The Outreach Training Program is entirely voluntary, and the training does not satisfy the training requirements in any of OSHA’s standards. Also, the agency does not require that workers and supervisors have OSHA 10 and OSHA 30 completion cards.
However, some employers and state and local governments may require OSHA 10 or OSHA 30 completion as a condition of employment.
Exercise caution in acquiring training services; fraudulent trainers may advertise OSHA 10-hour or 30-hour training, but they are not authorized to issue the 10-hour and 30-hour cards. For example, a formerly authorized trainer once admitted to selling more than 100 fake OSHA 10 cards at $200 each. Because of this, OSHA maintains a watch list of suspended and revoked trainers the agency has found are not in compliance with the Outreach Training Program’s requirements. The list can be searched or sorted by name, city, and state.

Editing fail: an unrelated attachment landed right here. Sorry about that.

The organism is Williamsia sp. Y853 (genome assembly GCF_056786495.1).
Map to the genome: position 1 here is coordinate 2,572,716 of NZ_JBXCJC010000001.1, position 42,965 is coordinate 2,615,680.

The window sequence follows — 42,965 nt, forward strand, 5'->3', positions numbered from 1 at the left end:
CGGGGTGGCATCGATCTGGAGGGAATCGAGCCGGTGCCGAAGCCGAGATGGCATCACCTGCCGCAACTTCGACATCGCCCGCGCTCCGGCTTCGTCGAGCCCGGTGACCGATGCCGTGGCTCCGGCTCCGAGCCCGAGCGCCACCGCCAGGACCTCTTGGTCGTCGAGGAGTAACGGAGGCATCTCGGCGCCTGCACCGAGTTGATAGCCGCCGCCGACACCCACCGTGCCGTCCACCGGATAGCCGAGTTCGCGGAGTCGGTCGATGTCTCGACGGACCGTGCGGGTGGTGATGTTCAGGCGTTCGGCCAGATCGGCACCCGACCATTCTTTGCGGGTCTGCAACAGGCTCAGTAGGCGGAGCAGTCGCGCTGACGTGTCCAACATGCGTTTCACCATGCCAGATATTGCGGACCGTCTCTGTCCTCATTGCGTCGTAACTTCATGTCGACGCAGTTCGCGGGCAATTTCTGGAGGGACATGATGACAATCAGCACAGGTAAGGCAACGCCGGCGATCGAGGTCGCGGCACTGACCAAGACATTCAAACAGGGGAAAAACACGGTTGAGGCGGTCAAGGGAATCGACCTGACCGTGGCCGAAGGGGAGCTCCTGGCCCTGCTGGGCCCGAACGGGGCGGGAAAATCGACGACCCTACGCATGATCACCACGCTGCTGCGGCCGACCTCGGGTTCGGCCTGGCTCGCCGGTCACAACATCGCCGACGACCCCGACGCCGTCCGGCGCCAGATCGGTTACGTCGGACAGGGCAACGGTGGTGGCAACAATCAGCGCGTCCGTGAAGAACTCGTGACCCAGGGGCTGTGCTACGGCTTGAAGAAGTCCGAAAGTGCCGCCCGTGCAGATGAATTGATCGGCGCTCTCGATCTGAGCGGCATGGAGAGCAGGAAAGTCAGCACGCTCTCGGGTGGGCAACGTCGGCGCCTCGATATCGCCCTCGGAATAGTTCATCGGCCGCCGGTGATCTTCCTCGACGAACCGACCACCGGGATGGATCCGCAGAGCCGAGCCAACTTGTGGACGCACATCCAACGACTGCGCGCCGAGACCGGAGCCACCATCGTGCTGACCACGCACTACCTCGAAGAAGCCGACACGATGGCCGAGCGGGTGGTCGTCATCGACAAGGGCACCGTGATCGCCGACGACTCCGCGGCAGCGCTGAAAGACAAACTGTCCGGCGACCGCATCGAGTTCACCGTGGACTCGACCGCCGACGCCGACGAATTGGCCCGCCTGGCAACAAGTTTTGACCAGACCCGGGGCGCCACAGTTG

Safety training, safety culture
Safety training can help reinforce a strong safety culture at your facility or jobsites, and basic safety training like the OSHA 10-hour course may be helpful in fostering employee safety awareness and compliance. Research has shown that training affects worker safety and health behavior, especially behavior surrounding ergonomic hazards.
Signs of a troubled safety culture can include failure to comply with your safety rules, policies, and procedures and risky worker behavior.
Employees “bending” or breaking workplace safety rules and procedures can have serious consequences, even the loss of a limb. For example, in a lockout/tagout case at a Walmart distribution center heard by the Occupational Safety and Health Review Commission, it was revealed that company and contract employees were regularly circumventing company procedures for entering an electrified monorail system (EMS), which consisted of trolleys to move pallets of merchandise within the warehouse.